Over the years, the Emmys has demonstrated an affinity for certain familiar genres in the races for Best Comedy and Best Drama: the family sitcom (“The Cosby Show,” “Modern Family”), the office comedy (“The Mary Tyler Moore Show,” “The Office”), the police procedural (“Hill Street Blues,” “NYPD Blue”) and the courtroom drama (“The Defenders,” “The Practice”). And the races for Best TV Movie and Miniseries have been filled with historical biopics (“Eleanor and Franklin,” “John Adams”) and literary adaptations (“Roots,” “Nicholas Nickleby”).
But Emmy has continually turned a blind eye to science-fiction and fantasy programs. They represent some of the most popular and acclaimed shows in television history, but only one has ever won an award for Best Series (“Lost,” in 2005), and a scant few have prevailed in the Movie/Miniseries races (“Gulliver’s Travels,” “Taken”).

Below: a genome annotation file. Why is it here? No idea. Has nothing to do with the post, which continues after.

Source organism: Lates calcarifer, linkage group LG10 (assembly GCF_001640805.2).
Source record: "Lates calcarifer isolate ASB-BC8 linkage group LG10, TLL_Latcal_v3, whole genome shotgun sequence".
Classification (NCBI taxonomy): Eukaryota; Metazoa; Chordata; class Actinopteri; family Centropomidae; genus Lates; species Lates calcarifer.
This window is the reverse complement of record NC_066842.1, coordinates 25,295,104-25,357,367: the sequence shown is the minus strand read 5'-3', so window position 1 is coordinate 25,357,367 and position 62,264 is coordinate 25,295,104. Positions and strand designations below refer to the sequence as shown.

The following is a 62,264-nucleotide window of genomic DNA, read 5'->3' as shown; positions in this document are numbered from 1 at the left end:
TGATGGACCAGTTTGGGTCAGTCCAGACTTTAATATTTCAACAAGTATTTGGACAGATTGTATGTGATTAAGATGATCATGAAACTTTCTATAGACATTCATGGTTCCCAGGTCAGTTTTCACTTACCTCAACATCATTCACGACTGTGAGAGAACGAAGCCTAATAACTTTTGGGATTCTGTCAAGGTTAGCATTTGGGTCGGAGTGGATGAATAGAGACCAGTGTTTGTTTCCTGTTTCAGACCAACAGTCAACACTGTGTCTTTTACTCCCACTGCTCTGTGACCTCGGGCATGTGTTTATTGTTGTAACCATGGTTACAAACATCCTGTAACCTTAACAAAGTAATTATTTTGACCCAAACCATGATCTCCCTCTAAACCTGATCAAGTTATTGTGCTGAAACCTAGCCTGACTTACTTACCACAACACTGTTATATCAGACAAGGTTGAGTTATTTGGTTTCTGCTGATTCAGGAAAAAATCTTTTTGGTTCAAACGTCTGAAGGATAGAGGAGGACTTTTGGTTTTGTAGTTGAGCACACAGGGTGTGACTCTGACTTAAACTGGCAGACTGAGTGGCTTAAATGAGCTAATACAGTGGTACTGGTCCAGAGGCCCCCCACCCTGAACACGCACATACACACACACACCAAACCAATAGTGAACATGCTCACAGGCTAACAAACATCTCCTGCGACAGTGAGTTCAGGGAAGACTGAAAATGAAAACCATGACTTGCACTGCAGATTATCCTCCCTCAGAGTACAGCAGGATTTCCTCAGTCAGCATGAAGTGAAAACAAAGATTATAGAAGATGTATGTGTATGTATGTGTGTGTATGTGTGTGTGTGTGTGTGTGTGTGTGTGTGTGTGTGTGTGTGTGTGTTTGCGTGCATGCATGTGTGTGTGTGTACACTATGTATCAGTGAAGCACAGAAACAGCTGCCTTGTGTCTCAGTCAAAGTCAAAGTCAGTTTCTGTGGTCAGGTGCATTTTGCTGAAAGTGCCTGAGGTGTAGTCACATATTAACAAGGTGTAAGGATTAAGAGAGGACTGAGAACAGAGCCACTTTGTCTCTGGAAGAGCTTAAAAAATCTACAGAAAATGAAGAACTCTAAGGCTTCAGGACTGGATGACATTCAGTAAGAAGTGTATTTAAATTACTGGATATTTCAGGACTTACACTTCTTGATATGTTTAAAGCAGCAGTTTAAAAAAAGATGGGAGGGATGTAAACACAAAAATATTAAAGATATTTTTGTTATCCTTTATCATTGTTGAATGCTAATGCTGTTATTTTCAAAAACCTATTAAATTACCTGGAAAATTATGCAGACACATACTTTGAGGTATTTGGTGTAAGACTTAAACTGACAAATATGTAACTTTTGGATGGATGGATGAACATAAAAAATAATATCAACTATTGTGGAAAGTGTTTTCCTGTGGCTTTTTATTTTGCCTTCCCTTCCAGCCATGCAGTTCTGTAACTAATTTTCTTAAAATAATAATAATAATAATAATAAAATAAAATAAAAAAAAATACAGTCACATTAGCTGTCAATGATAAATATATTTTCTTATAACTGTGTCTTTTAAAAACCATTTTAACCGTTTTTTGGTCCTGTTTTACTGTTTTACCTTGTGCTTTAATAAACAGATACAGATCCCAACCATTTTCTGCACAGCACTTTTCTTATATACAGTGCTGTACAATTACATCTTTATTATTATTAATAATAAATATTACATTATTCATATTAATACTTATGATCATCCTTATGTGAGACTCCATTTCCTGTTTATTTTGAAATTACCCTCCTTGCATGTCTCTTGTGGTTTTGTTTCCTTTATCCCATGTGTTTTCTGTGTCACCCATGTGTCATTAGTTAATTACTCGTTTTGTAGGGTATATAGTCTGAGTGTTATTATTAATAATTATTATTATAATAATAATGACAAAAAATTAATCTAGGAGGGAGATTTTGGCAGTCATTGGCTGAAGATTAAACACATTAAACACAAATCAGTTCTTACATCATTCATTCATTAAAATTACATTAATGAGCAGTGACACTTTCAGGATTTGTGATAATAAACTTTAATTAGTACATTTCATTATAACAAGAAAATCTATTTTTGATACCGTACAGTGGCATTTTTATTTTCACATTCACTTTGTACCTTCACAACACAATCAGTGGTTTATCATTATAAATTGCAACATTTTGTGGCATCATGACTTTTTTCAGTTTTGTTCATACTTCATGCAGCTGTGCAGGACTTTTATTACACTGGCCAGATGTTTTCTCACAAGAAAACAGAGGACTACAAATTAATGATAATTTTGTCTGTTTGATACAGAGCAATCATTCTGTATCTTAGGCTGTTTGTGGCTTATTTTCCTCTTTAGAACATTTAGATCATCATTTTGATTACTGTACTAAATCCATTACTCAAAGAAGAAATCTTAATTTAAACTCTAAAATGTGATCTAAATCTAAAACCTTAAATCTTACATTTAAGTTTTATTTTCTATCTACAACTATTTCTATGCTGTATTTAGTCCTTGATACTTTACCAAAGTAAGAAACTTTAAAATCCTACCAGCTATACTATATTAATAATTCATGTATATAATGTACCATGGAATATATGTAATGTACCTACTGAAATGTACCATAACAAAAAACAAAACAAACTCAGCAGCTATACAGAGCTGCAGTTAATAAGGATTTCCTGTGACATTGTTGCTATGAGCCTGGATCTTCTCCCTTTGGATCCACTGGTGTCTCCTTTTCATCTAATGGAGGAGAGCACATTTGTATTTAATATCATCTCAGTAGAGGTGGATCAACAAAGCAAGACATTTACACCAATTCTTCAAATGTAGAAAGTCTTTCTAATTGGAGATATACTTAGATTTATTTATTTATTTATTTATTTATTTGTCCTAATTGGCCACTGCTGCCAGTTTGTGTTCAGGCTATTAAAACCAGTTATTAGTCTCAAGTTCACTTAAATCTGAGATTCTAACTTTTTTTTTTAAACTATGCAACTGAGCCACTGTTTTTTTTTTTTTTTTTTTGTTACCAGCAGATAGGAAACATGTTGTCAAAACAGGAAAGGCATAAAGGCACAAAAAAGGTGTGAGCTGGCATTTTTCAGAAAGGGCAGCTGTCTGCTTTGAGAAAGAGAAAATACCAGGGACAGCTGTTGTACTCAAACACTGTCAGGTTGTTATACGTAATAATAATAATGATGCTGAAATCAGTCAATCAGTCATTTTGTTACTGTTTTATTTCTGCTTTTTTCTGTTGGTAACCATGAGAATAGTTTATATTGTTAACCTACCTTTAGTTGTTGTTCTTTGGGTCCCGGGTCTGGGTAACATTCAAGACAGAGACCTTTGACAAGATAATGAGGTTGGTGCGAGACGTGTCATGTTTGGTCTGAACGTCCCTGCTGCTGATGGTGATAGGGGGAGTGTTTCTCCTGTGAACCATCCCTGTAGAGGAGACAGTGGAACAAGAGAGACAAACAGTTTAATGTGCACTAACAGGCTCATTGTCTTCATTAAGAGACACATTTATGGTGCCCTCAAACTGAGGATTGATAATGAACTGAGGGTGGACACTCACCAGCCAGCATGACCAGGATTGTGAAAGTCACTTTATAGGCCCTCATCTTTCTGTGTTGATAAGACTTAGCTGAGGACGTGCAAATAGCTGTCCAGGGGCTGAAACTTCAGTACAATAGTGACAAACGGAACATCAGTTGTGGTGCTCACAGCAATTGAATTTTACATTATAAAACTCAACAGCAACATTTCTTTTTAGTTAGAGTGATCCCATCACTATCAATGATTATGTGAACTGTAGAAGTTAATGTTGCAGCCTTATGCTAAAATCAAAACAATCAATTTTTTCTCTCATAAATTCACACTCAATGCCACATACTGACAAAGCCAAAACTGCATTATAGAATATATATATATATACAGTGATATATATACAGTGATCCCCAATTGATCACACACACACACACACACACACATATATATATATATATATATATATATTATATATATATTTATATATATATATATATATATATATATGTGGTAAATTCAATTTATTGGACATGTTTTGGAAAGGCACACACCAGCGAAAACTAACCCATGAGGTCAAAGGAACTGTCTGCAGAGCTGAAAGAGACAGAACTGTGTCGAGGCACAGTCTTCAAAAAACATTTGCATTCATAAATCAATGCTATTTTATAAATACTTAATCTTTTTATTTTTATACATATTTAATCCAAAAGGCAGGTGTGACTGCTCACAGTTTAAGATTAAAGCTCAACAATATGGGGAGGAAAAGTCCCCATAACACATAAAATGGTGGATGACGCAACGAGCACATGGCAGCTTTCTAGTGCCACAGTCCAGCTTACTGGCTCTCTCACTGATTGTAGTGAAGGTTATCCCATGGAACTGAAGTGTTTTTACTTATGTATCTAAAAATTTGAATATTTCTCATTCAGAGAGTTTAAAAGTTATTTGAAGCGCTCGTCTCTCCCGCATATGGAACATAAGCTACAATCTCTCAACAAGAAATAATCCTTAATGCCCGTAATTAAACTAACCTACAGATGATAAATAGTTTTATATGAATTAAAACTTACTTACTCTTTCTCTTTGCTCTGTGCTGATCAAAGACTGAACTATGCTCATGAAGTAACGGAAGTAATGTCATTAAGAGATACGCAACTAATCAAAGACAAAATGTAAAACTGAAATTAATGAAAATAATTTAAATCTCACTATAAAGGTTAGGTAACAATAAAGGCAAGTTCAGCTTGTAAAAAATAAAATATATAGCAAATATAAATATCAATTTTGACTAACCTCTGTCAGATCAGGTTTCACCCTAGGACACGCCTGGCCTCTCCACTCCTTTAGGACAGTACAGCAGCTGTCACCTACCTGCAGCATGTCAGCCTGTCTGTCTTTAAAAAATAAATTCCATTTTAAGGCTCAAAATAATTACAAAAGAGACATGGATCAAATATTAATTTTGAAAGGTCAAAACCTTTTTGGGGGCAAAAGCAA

From “Buffy the Vampire Slayer” to “Battlestar Galactica,” Emmy’s stubborn rejection of genre programs over the years has been one of the greatest criticisms leveled by TV critics. This year, new series such as “Game of Thrones” and “The Walking Dead” as well as returning ones like “Fringe” and “True Blood” are hoping to right that wrong.
The following 25 programs tried to overcome Emmy’s fantasy curse and while some fared better than others, none but “Lost” were able to take the top prize. VIEW GALLERY